Potholes Proving Costly for Drivers and State's during Rough Win - WBOC-TV 16, Delmarvas News Leader, FOX 21 -

Potholes Proving Costly for Drivers and State's during Rough Winter

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DOVER, Del. (WBOC) - This winter has wreaked havoc on Delmarva's roads. Potholes are popping up all over the place.

Transportation officials in Delaware say the state has seen many more potholes than normal so far. Those potholes are costly for the state and for drivers.

Admiral Tire and Auto, in Dover, has seen a spike in business this winter.

"It's at least a 25 to 30 percent increase in the amount of tire damage we're seeing and rim damage this year from this winter," said manager Dominick Gollie.

And Gollie says it's all kinds of damage.

"The things we've seen are tire damage. I've seen rims damaged. We've had to do a lot of alignments."

DelDOT estimates having already filled in more than 4,400 potholes statewide this year. And department officials say this may only be about the half-way point.

"We've had 70 days where the temperature was above freezing and then dropped below freezing," said Sec. Shailen Bhatt. "That's what causes a pothole - the expansion and contraction."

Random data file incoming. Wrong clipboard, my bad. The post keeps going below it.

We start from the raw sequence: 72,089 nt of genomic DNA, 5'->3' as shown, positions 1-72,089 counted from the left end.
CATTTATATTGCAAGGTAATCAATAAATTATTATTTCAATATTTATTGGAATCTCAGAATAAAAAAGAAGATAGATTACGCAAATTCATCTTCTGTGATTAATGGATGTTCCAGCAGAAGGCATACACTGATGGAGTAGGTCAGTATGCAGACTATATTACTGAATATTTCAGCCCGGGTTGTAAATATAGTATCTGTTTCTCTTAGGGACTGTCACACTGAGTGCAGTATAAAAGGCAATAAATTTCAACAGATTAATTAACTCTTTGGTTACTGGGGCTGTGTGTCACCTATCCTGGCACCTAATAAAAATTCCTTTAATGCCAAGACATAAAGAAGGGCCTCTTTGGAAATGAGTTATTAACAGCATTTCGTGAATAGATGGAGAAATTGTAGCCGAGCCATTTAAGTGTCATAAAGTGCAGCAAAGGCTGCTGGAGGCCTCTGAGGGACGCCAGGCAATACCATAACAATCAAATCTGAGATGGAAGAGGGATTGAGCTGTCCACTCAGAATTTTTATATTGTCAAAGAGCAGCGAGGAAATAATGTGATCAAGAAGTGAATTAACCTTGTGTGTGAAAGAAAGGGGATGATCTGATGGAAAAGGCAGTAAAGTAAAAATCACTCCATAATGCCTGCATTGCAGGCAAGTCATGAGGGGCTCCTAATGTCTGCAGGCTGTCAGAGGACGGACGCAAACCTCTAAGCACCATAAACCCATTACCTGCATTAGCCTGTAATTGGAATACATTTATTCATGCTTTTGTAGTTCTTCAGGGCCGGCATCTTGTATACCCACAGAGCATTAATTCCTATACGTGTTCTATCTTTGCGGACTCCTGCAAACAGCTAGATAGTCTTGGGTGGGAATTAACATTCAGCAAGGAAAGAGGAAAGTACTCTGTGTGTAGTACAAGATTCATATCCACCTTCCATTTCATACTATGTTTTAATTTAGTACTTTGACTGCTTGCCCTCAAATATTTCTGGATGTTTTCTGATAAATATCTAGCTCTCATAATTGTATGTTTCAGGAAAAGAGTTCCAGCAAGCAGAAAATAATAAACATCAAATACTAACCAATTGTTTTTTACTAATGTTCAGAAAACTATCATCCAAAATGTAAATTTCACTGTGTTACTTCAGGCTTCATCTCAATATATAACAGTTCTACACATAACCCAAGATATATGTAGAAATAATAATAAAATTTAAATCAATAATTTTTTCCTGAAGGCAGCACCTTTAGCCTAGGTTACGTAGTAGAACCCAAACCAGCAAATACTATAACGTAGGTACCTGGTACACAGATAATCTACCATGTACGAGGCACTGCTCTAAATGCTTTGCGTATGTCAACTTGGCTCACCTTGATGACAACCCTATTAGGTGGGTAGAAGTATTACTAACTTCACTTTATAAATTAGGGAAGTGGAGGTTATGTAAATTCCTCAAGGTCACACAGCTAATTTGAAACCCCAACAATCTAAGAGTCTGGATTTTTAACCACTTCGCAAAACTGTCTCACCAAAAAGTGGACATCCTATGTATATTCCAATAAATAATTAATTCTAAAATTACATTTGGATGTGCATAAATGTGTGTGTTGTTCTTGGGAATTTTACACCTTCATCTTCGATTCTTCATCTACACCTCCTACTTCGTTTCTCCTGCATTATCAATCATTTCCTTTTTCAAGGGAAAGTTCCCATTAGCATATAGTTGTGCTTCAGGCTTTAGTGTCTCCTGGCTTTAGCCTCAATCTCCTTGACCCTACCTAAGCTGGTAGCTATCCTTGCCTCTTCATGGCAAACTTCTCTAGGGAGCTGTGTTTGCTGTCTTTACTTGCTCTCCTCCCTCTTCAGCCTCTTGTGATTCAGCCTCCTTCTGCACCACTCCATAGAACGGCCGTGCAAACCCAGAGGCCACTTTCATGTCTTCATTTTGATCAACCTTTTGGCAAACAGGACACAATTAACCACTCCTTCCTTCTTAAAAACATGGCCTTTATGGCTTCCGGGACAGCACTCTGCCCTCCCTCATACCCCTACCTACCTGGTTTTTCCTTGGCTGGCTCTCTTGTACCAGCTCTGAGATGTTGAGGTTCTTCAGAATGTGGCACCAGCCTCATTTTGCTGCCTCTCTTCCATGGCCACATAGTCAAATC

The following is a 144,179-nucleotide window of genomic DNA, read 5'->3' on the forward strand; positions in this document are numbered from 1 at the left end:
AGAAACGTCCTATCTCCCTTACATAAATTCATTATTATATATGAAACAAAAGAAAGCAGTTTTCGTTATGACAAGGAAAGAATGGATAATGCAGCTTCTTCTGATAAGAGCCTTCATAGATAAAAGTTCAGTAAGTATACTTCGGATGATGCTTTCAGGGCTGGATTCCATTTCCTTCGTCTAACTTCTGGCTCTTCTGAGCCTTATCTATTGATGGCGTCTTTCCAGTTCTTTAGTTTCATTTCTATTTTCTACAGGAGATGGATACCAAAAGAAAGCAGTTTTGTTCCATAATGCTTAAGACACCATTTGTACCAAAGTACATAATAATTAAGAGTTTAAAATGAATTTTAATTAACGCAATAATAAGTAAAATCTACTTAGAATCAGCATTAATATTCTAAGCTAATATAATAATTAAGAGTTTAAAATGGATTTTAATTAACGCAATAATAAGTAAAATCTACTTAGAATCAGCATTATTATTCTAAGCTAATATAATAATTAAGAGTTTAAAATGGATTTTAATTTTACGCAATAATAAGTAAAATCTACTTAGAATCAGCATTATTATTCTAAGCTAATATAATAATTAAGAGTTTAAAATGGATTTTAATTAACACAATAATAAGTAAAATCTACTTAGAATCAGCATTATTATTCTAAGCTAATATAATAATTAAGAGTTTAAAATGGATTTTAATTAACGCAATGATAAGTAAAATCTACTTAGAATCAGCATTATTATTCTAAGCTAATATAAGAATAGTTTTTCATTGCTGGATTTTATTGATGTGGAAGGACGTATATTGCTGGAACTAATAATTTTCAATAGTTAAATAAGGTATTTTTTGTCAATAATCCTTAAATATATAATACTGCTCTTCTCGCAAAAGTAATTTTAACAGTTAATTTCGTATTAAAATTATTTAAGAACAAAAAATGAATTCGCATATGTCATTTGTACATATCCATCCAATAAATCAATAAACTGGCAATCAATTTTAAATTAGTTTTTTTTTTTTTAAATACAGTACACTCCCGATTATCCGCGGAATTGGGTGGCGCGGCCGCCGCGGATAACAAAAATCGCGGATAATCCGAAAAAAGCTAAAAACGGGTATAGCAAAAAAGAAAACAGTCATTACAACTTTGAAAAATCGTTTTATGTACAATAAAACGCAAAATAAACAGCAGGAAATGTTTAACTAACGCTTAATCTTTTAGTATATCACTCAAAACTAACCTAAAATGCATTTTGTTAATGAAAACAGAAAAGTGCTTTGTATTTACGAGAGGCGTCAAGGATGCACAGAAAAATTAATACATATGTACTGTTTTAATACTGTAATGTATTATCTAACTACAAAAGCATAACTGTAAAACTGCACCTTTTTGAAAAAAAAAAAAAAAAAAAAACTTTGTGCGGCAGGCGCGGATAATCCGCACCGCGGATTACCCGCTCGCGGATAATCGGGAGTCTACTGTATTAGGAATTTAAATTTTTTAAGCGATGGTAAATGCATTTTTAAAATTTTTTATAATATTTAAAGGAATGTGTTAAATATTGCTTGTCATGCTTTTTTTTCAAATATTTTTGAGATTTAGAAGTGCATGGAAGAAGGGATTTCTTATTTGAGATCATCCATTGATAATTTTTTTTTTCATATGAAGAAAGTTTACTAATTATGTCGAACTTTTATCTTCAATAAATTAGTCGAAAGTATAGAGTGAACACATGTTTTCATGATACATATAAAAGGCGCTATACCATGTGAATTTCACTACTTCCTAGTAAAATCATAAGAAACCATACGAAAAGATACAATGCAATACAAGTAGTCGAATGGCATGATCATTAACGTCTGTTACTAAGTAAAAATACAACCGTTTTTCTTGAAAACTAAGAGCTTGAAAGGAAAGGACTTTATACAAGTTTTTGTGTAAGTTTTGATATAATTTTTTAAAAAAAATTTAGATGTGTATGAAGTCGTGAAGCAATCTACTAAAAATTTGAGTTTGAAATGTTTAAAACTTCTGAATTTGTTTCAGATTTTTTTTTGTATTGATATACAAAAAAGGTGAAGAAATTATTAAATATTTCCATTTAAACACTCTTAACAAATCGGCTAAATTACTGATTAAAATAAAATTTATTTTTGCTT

Bhatt says the state budgeted $6.2 million for patching this year. A lot of it is gone at this point, which means tough choices could be ahead.

"With about $2 million left over, we're going to exceed that budget later this year," said Bhatt. "What we'll have to end up doing is either pulling money from another program, a capital project that won't go."

He says DelDOT is already $10 million over its storm budget for the year. But in the case of both potholes and snow, he says the money has to be spent.

"A lot of these potholes are immediate safety issues. We can't afford to let them fester," Bhatt said.

In Maryland, each year the State Highway Administration spends more than $2 million to fill in potholes on state roads.

Drivers are getting sick of dealing with the little craters.

"I just have to go through it really slow, everything in my car rattles," said Michelle Coker, of Salisbury.

And what seems like a never-ending winter is making things worse for drivers.

"It's worse, it's not even the main streets, it's the side streets," Coker said. "I guess it's from the salt. I have to put air in my tires every two days."

Wicomico County has spent more than $50,000 on pothole patching this winter. Last year's number was $30,000.

"The roads budget is restricted pretty badly and they're doing the best they can," Jack Elliott, of Salisbury, said. "I'd love to have all new highways but that's just not the real world."

"Sometimes I try to swerve but I look around and I don't want to swerve into something," Coker said. "Other times they're just unavoidable because they're in the side streets so there's no place to swerve to."

Both Maryland and Delaware rely on drivers to report potholes.

In Delaware you can dial #77 to make a report, send an email or fill out a form on the DelDOT web site.

In Maryland, you can report potholes on the state web site at http://tinyurl.com/yhhf43s. For potholes in Wicomico County contact the Roads Division at 410-548-4872.

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